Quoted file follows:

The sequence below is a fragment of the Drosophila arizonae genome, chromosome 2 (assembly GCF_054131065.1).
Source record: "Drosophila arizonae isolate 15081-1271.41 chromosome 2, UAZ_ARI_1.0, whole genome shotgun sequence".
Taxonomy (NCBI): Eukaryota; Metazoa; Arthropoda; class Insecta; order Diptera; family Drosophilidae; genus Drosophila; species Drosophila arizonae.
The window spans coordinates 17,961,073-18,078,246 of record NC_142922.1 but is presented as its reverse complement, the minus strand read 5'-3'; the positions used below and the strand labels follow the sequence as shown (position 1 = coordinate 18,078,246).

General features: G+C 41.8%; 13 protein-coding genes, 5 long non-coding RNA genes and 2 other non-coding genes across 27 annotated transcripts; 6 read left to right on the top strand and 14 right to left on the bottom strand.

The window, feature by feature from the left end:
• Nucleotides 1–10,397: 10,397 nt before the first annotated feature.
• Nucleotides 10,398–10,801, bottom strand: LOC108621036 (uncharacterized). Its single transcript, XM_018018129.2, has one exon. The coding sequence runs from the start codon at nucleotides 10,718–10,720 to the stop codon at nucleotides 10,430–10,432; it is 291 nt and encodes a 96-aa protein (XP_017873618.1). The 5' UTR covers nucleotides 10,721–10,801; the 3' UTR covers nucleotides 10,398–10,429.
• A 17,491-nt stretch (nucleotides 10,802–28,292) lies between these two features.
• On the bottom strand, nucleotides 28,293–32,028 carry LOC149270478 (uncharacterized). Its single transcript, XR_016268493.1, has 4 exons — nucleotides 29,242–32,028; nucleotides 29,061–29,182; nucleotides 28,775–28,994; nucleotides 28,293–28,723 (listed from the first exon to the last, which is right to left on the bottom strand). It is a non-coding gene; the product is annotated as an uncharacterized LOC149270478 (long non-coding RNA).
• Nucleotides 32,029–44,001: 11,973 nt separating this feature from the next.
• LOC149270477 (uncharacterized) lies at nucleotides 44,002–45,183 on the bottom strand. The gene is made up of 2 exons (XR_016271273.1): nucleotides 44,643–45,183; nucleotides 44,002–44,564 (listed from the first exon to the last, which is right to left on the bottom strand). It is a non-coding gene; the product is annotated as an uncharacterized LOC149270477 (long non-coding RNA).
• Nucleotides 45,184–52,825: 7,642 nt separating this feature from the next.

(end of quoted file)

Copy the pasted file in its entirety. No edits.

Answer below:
The sequence below is a fragment of the Drosophila arizonae genome, chromosome 2 (assembly GCF_054131065.1).
Source record: "Drosophila arizonae isolate 15081-1271.41 chromosome 2, UAZ_ARI_1.0, whole genome shotgun sequence".
Taxonomy (NCBI): Eukaryota; Metazoa; Arthropoda; class Insecta; order Diptera; family Drosophilidae; genus Drosophila; species Drosophila arizonae.
The window spans coordinates 17,961,073-18,078,246 of record NC_142922.1 but is presented as its reverse complement, the minus strand read 5'-3'; the positions used below and the strand labels follow the sequence as shown (position 1 = coordinate 18,078,246).

General features: G+C 41.8%; 13 protein-coding genes, 5 long non-coding RNA genes and 2 other non-coding genes across 27 annotated transcripts; 6 read left to right on the top strand and 14 right to left on the bottom strand.

The window, feature by feature from the left end:
• Nucleotides 1–10,397: 10,397 nt before the first annotated feature.
• Nucleotides 10,398–10,801, bottom strand: LOC108621036 (uncharacterized). Its single transcript, XM_018018129.2, has one exon. The coding sequence runs from the start codon at nucleotides 10,718–10,720 to the stop codon at nucleotides 10,430–10,432; it is 291 nt and encodes a 96-aa protein (XP_017873618.1). The 5' UTR covers nucleotides 10,721–10,801; the 3' UTR covers nucleotides 10,398–10,429.
• A 17,491-nt stretch (nucleotides 10,802–28,292) lies between these two features.
• On the bottom strand, nucleotides 28,293–32,028 carry LOC149270478 (uncharacterized). Its single transcript, XR_016268493.1, has 4 exons — nucleotides 29,242–32,028; nucleotides 29,061–29,182; nucleotides 28,775–28,994; nucleotides 28,293–28,723 (listed from the first exon to the last, which is right to left on the bottom strand). It is a non-coding gene; the product is annotated as an uncharacterized LOC149270478 (long non-coding RNA).
• Nucleotides 32,029–44,001: 11,973 nt separating this feature from the next.
• LOC149270477 (uncharacterized) lies at nucleotides 44,002–45,183 on the bottom strand. The gene is made up of 2 exons (XR_016271273.1): nucleotides 44,643–45,183; nucleotides 44,002–44,564 (listed from the first exon to the last, which is right to left on the bottom strand). It is a non-coding gene; the product is annotated as an uncharacterized LOC149270477 (long non-coding RNA).
• Nucleotides 45,184–52,825: 7,642 nt separating this feature from the next.